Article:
Like people, used cars have life histories. Call them “auto-biographies.”
So in automotive remarketing, the onus is on dealers to tell vehicle stories descriptively and creatively, not a bland list of specs that people know anyway, says industry veteran Bob Grill.
Well-told stories sell vehicles faster and fetch higher prices, especially for “high-value” vehicles that deserve praise, Grill said during a “Used-Car Super Session” webinar hosted by the American International Automobile Dealers Assn.
“In marketing, make your vehicle stand out”, Grill (photo below left), a senior Carfax executive, advises dealerships. “Make it the obvious choice.”
He urges dealerships and their marketers to “stop filling in the VIN” when describing vehicles for sale online or elsewhere.
Vehicle Identification Numbers provide a wealth of information about a particular vehicle, including its individual features and specifications.
But some of those descriptors are superfluous for marketing purposes, says Grill. “Nowadays, every car has air conditioning, cruise control and power steering, so there’s no need to include them (in an ad). Do not fill in the VIN. I know it’s convenient, but it’s less effective. How you market matters.
He quotes a well-made ad. It reads in part:
“I just released this beautiful, well-maintained, single-owner 2019 Honda Civic. We rented it from its first owner. Our Honda certified mechanics have taken care of it throughout its life. We know this car better than anyone.
“Bring personality to the car,” says Grill. “Good solid descriptions make it stand out. If you charge more than the average, you must explain why.
Grill and retired AutoNation consultant and vice president of sales Mike Rossman team up during the webinar to offer advice on best practices for used car retail.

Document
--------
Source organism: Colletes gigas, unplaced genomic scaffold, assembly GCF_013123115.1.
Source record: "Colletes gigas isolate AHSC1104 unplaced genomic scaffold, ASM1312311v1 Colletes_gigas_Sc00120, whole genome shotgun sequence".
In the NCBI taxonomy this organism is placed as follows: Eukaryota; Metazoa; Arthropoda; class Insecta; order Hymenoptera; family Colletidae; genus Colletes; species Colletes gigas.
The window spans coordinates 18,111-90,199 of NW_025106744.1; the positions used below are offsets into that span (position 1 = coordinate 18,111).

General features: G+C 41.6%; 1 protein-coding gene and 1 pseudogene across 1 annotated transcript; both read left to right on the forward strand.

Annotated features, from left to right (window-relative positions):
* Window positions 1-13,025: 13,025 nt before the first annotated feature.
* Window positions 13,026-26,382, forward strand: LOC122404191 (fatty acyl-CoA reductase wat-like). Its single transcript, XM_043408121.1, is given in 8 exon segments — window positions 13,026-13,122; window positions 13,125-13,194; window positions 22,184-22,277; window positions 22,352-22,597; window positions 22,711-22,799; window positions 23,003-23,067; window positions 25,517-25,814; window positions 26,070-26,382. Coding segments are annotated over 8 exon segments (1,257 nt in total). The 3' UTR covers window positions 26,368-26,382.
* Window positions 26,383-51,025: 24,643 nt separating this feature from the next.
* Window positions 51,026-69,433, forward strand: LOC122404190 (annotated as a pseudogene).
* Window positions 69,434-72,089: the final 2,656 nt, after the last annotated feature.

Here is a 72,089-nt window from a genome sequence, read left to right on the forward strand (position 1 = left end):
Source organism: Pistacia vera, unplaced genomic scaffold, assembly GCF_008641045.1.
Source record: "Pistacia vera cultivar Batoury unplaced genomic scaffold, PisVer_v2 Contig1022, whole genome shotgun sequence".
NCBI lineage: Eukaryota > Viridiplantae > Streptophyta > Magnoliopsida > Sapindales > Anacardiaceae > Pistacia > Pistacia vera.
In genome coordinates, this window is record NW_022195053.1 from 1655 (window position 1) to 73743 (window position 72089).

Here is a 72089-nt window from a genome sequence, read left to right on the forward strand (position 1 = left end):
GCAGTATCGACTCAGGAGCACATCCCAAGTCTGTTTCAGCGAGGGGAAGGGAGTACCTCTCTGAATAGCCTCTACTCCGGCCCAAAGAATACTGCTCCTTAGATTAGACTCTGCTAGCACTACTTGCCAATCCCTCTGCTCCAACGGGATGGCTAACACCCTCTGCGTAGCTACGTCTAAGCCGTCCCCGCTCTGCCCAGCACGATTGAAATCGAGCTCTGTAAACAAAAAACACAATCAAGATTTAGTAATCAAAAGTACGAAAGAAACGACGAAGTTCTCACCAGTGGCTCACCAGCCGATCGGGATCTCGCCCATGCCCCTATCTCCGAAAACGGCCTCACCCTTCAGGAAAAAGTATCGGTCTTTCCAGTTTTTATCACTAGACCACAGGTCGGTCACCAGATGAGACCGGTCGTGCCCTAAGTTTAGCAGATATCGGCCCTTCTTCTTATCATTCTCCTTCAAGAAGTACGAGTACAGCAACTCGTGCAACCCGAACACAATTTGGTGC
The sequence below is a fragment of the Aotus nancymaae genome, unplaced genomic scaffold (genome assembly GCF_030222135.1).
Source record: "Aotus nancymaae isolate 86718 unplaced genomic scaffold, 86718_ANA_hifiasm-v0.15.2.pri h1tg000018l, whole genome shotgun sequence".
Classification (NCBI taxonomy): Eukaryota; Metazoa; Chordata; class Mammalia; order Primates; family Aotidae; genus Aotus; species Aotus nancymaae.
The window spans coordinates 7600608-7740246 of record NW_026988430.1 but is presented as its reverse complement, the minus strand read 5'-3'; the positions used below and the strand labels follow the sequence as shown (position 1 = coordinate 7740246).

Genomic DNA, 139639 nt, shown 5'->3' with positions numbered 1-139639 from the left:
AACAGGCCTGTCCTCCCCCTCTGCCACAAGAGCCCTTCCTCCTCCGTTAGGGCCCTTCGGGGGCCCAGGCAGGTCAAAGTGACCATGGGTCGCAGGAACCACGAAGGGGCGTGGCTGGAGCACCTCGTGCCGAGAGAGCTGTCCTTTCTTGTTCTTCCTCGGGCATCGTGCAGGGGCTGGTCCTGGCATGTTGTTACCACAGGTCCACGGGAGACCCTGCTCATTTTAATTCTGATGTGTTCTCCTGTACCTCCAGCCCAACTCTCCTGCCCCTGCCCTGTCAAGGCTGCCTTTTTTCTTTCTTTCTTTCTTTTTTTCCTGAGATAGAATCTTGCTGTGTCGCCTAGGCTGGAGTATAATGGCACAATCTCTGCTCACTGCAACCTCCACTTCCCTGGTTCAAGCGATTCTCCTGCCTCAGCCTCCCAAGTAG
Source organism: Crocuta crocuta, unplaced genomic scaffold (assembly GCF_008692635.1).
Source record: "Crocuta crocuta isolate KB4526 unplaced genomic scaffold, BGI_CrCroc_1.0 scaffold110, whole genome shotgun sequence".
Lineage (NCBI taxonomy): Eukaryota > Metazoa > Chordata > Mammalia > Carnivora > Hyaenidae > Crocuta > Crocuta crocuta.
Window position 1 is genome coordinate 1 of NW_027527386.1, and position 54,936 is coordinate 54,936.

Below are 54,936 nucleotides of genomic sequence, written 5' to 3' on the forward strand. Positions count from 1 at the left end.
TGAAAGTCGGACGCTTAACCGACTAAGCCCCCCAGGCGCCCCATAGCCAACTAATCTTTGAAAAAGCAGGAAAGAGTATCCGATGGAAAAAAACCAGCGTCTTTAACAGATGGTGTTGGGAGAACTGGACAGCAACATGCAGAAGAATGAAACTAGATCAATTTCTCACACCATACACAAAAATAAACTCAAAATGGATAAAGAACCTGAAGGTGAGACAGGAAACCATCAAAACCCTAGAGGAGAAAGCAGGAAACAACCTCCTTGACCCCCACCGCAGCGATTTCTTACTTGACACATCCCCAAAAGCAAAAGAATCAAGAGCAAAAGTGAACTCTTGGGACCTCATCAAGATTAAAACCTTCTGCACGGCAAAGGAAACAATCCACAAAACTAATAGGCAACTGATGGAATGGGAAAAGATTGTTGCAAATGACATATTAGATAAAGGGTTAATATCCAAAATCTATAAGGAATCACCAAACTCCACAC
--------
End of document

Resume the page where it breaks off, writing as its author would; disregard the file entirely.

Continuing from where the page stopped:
“Each used vehicle has a unique story and value,” says Grill.
Using data collected by Carfax, he and Rossman cite various factors that increase or decrease a vehicle’s value. For example, they use a 2018 Chevrolet Camaro RS Convertible with 39,000 miles (62,400 km) and an average market retail price of $32,600. (See table below).
The price is higher than that to varying degrees if the vehicle is a certified pre-owned ($34,900), accident-free ($33,500), well-maintained ($33,000), and has had one owner ($32,000). $800).
Conversely, the price falls below the average of $32,600 if the vehicle suffered minor damage ($32,100), was a rental ($31,600), was in an accident ($31,200), had several owners ($31,000) or – a killer – has a trademark title ($22,000).
A mark title occurs when a vehicle sustains serious accidental damage and is repaired, but the insurer “marks” it as salvaged.
This stigma on file more than anything else diminishes resale value, even if a vehicle has been professionally repaired and is running well.
Grill and Rossman also offer advice to dealers on the best ways to source used car inventory during tough times like today’s U.S. vehicle market, where demand exceeds supply.
This inventory shortage stems from a global shortage of microchips that has forced automakers to cut production of new cars. A ripple effect is that used vehicle inventories are also lower than normal.
Rossman says dealer service customers are great sources for high-quality used vehicles.
This involves offering to purchase vehicles that customers bring in for service. “To get these vehicles, know what’s going on in the aftermarket,” says Rossman.
He notes that dealership management systems indicate which vehicles need to be serviced on a given day. “Check your DMS daily to see which service cars arrive that you would like,” Rossman (photo, left) said. “You have the maintenance history. You know the car.
Grill adds: “Without a doubt, the vehicles with the highest value and which sell the fastest come out of the service department.
Non-lease vehicles are another source that dealerships rely on to replenish their used car lots.
The original lease dealers have a right of first refusal as to whether they wish to purchase and resell a non-lease return. In today’s tight market, most dealerships source virtually every lease return.
“Lately the dealers have been like, ‘We’re keeping them all,'” says Grill. “That’s the way to go these days.”
Nationally, the day supply of used vehicles has dropped dramatically, to less than 50, says webinar participant Chris Frey, senior director of industry insights at Cox Automotive. The new car day supply is worse, at less than 40.
Frey expects a generally strong spring selling season. Due to the current supply and demand situation, he expects prices to remain high “but less than last year’s massive prices.”
Steve Finlay is a retired editor of Wards. He can be reached at [email protected].